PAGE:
If we consider will as a modal verb with four main uses (prediction, willingness, insistence, and intention), it's clear that in your example sentence, the only sensible use of this will is prediction. Paraphrasing the sentence in contrast with may have been should make this point clear:

Some of you may have met me before. (= It's possible that some of you have met me before.)
Some of you will have met me before. (= It's predictable that some of you have met me before.)

(Note that these paraphrases are only meant as understanding aids, not formal interpretations.)

I think you should be able to answer the remaining question now. Is it possible to use Some of you will have met me by tomorrow? In case you're not sure, it's Yes! :-)

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    ++, but I'm not sure I like Leech's "prediction" for this modality; it's more like "confidence" or "assured inference". – StoneyB Aug 17 '16 at 0:53
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Some of you will have met me before. [spoken in a speech to an audience]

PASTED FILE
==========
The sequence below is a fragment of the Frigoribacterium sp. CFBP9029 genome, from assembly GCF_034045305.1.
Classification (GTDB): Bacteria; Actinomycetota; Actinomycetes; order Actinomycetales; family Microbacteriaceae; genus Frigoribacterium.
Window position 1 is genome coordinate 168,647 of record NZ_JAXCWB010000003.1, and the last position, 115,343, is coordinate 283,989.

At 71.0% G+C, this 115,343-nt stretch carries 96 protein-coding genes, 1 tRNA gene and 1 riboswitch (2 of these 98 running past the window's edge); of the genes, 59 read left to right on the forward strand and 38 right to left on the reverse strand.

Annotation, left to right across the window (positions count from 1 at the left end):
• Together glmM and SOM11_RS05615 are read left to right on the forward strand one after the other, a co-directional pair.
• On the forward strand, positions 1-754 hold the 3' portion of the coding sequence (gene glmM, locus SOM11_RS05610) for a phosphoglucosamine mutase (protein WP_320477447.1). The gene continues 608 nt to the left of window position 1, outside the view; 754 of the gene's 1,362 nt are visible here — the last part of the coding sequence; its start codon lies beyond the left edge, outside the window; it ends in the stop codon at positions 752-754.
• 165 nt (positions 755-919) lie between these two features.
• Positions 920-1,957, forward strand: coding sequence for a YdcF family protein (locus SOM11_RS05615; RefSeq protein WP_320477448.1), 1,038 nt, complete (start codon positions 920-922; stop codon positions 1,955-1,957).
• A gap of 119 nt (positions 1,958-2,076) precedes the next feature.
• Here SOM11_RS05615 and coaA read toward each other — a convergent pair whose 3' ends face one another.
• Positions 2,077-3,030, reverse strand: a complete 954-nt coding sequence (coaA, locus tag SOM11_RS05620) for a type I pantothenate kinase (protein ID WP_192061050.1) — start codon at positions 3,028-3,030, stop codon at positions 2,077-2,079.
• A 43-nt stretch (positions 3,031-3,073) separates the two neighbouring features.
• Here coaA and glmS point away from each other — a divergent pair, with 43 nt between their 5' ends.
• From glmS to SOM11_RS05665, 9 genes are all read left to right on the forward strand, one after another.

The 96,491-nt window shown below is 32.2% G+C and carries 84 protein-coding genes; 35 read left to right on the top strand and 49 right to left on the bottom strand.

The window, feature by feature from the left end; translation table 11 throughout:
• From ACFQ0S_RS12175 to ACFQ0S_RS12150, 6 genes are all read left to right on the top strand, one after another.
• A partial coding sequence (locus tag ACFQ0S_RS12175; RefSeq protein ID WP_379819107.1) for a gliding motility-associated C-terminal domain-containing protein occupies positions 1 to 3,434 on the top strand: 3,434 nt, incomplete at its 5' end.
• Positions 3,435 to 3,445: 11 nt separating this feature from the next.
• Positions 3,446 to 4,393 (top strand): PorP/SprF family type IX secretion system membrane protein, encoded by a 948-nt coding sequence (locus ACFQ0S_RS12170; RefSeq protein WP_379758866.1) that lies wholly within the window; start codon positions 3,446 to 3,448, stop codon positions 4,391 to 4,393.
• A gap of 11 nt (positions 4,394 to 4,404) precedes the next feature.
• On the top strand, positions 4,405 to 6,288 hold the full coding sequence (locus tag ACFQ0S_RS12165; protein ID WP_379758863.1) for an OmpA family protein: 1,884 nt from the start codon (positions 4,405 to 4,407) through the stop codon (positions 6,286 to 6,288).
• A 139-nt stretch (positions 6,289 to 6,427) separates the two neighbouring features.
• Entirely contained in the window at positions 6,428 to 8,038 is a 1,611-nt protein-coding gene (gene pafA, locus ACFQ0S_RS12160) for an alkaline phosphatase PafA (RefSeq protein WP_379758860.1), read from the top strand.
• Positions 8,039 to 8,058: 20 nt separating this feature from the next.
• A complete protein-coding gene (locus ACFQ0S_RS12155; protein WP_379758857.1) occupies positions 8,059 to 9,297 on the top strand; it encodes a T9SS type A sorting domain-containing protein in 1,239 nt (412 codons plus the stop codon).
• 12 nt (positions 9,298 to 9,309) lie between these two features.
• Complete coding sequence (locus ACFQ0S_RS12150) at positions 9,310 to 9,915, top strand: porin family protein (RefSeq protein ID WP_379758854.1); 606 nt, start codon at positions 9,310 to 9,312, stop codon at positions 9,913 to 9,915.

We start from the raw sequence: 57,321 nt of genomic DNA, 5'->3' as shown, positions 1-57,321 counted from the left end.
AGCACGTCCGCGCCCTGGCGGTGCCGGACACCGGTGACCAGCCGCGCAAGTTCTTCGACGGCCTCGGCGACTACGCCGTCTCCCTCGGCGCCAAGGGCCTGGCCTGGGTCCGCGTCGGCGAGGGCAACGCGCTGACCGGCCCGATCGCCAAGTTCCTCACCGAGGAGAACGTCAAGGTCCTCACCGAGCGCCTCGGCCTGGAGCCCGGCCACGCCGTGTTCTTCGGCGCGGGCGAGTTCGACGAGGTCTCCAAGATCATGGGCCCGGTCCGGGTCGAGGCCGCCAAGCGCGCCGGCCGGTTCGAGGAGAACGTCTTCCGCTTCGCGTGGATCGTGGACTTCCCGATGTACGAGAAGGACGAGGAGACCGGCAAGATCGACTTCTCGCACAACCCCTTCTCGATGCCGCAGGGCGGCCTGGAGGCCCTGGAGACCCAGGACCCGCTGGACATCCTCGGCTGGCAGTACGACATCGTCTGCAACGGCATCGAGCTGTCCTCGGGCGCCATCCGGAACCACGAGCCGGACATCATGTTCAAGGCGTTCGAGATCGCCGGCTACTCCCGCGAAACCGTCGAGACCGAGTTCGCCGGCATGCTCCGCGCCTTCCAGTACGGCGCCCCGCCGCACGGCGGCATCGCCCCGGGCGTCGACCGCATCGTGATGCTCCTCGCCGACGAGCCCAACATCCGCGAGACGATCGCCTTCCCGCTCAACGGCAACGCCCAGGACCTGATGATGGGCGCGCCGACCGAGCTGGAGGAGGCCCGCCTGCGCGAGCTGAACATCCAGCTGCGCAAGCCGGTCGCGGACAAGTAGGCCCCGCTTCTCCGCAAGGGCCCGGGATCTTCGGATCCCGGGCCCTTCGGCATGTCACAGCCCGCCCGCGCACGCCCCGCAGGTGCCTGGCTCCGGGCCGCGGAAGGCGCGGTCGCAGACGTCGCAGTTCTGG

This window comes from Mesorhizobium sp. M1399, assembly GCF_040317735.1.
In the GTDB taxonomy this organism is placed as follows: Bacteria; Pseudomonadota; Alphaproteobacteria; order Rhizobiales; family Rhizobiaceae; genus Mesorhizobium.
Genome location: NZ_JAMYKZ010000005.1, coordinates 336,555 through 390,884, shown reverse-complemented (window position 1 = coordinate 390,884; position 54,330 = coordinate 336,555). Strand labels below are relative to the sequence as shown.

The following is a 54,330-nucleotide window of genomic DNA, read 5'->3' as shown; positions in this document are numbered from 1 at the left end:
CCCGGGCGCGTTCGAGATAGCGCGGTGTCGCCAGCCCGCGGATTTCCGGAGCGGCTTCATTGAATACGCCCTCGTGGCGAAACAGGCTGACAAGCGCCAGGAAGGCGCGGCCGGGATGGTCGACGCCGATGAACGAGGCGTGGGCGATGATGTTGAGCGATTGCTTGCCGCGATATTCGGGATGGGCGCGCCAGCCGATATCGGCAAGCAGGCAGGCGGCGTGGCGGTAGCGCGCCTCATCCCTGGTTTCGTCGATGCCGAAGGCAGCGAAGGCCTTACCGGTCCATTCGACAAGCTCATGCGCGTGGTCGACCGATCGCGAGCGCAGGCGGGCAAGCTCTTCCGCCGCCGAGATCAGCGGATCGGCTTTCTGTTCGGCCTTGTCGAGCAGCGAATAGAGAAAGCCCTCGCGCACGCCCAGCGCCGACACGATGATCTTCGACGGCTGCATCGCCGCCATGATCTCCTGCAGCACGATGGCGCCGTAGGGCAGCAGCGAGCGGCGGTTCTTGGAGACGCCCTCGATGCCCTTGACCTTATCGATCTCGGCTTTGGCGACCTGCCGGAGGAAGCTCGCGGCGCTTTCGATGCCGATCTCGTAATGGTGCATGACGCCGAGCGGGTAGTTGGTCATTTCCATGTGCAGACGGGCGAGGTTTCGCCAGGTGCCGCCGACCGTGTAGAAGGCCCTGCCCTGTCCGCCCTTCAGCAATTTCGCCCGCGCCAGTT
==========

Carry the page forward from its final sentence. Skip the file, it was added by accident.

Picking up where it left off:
It will be the case that some of you have met me before. This is a curious usage of the future perfect but it is well established in standard English. For another example consider "You will have realized by now that ..." which means "It will be the case that you have realized by now that ...".

Some of you have met me before.

This is the ordinary present perfect, expressing the state of "having met me before".

Some of you met me before.

This is the ordinary simple past, expressing the bare event in the past. It is not often used with "met before".

Some of you will have met me (by tomorrow).

This is the ordinary future perfect, expressing that in the future (but by tomorrow) some of you will enter the state of "having met me".

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    My answer should be viewed in the "descriptive" tradition, since most modern speakers no longer have a conscious understanding of the subjunctive mood or modality. However, note that it is compatible with Damkerng's answer. – user21820 Aug 16 '16 at 8:10